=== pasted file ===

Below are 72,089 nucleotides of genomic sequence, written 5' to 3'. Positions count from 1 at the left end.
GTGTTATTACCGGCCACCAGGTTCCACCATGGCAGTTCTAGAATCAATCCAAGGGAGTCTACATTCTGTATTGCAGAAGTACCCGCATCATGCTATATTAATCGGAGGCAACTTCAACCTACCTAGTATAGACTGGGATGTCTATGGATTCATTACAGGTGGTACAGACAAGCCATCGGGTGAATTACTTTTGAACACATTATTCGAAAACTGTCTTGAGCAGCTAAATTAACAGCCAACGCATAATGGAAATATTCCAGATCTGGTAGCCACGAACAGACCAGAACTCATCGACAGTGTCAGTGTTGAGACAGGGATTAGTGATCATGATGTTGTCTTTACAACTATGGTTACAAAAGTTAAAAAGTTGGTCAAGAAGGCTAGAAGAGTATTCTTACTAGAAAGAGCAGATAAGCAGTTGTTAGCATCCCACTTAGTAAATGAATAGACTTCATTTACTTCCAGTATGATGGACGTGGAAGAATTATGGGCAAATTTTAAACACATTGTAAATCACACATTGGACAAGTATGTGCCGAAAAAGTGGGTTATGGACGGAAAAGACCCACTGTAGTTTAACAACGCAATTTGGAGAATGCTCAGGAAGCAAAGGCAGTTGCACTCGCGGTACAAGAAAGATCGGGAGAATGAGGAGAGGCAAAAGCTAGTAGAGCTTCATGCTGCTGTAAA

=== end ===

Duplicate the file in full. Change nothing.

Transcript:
Below are 72,089 nucleotides of genomic sequence, written 5' to 3'. Positions count from 1 at the left end.
GTGTTATTACCGGCCACCAGGTTCCACCATGGCAGTTCTAGAATCAATCCAAGGGAGTCTACATTCTGTATTGCAGAAGTACCCGCATCATGCTATATTAATCGGAGGCAACTTCAACCTACCTAGTATAGACTGGGATGTCTATGGATTCATTACAGGTGGTACAGACAAGCCATCGGGTGAATTACTTTTGAACACATTATTCGAAAACTGTCTTGAGCAGCTAAATTAACAGCCAACGCATAATGGAAATATTCCAGATCTGGTAGCCACGAACAGACCAGAACTCATCGACAGTGTCAGTGTTGAGACAGGGATTAGTGATCATGATGTTGTCTTTACAACTATGGTTACAAAAGTTAAAAAGTTGGTCAAGAAGGCTAGAAGAGTATTCTTACTAGAAAGAGCAGATAAGCAGTTGTTAGCATCCCACTTAGTAAATGAATAGACTTCATTTACTTCCAGTATGATGGACGTGGAAGAATTATGGGCAAATTTTAAACACATTGTAAATCACACATTGGACAAGTATGTGCCGAAAAAGTGGGTTATGGACGGAAAAGACCCACTGTAGTTTAACAACGCAATTTGGAGAATGCTCAGGAAGCAAAGGCAGTTGCACTCGCGGTACAAGAAAGATCGGGAGAATGAGGAGAGGCAAAAGCTAGTAGAGCTTCATGCTGCTGTAAA